SUTRA OF THE EXTREME GOLDEN RADIANCE

MS 2414
MS Short Title SUTRA OF THE EXTREME GOLDEN RADIANCE
Text SUTRA OF THE EXTREME GOLDEN RADIANCE, CH. 28-31; JIN GUANG MING ZUI SHENG WANG JING. TRANSLATED BY THE MONK YIJING
Description MS in Chinese on paper, Dunhuang, Xinjiang (Sinkiang), China, 9th-early 10th c., 1 scroll of 5 sheets (complete), 27x232 cm, 28 columns, 17 (prose) and 14 or 20 (verse) characters in Chinese book script, 2 seals stamped 8 times.
Provenance 1. Dunhuang caves, Gansu, China, (ca. 10th c. - ca. 1900); 2. Wang Yuanlu, Taoist priest and guardian, Dunhuang (ca. 1900); 3. Berthold Laufer, Chicago (ca. 1900-); 4. Newberry Library, Chicago (-1994); 5. Sam Fogg Rare Books Ltd., London.
Commentary This scroll is unusual among the Dunhuang scrolls in bearing a profusion of impressions of a number of seals. The larger seal reads "a secret talisman ordered by the divine lady to put a spell on the evil spirit". The cipher on the right and the terminology identify this as a Daoist seal. The location of these seals over the joins shows that the scroll formed a unit at the time. The smaller seal, which has been stamped twice, reads "The seal of the great law bureau of the precious altar of the enlightened emperor", suggesting that it is the seal of an institute of government, whose work is likely to have been concerned with the performance of meritorious acts, rituals and prayers for the safety of the state. Being 76x75 mm and 85x83 mm, the seals are larger than those in use by private individuals. The main purpose of this Buddhist Sutra is to protect the country, while the purpose of the Daoist seals is the same. This religious syncretism can be explained by the political uncertainty prevailing in Sinkiang at the time. The specific commissioners of the production of such MSS for this purpose could have been Zhang Yichao, a local magnate who expelled the Tibetans from the area in 847, and ruled for nearly all of the 2nd half of the 9th c., or the Cao family who were established as Chinese Imperial Commissioners in the 10th and 11th centuries.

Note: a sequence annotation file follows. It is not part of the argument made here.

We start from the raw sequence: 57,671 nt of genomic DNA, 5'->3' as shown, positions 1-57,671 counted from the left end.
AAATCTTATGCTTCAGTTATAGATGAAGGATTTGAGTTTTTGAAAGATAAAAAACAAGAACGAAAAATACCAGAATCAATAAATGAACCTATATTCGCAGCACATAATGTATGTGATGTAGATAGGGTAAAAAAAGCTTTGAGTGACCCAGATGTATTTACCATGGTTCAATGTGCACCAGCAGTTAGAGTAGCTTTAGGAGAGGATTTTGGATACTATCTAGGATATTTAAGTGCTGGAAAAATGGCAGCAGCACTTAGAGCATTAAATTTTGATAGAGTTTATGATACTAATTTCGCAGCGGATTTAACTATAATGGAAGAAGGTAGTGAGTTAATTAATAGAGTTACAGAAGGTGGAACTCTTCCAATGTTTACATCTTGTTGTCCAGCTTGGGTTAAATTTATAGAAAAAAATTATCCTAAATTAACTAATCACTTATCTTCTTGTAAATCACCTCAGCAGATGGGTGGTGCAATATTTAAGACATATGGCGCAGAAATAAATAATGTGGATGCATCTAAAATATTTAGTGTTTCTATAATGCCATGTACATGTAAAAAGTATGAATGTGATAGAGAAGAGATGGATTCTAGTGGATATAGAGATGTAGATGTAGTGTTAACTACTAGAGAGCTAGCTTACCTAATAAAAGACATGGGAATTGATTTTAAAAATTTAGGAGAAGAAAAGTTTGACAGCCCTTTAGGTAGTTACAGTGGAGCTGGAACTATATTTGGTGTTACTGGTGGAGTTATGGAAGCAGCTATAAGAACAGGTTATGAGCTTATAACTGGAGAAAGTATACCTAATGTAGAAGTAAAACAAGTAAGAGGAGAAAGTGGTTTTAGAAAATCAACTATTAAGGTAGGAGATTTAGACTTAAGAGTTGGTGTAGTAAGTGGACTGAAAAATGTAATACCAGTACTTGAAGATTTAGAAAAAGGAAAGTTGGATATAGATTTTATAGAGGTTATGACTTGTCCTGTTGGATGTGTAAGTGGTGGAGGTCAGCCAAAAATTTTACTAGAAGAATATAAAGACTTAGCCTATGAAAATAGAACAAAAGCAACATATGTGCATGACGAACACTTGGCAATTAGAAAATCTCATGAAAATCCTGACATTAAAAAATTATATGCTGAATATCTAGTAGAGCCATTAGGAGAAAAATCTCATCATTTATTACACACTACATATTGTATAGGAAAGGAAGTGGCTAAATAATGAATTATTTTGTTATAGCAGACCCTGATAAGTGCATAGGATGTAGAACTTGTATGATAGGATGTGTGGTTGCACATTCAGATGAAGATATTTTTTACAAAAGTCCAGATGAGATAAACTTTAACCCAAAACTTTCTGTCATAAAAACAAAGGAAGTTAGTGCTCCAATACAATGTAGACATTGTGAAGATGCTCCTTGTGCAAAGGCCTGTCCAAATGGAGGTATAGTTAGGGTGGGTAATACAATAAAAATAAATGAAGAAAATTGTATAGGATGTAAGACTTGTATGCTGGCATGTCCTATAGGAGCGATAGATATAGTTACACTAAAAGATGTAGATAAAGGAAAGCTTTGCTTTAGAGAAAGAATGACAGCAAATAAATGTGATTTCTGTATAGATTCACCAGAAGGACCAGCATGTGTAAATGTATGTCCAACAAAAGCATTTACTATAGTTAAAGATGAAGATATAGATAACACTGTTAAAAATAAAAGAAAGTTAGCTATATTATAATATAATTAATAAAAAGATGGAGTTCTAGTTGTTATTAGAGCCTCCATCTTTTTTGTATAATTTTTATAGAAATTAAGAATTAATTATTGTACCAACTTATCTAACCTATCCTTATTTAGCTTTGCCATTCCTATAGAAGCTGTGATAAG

Place of origin Dunhuang, Sinkiang
Dates 9th - early 10th c.

Location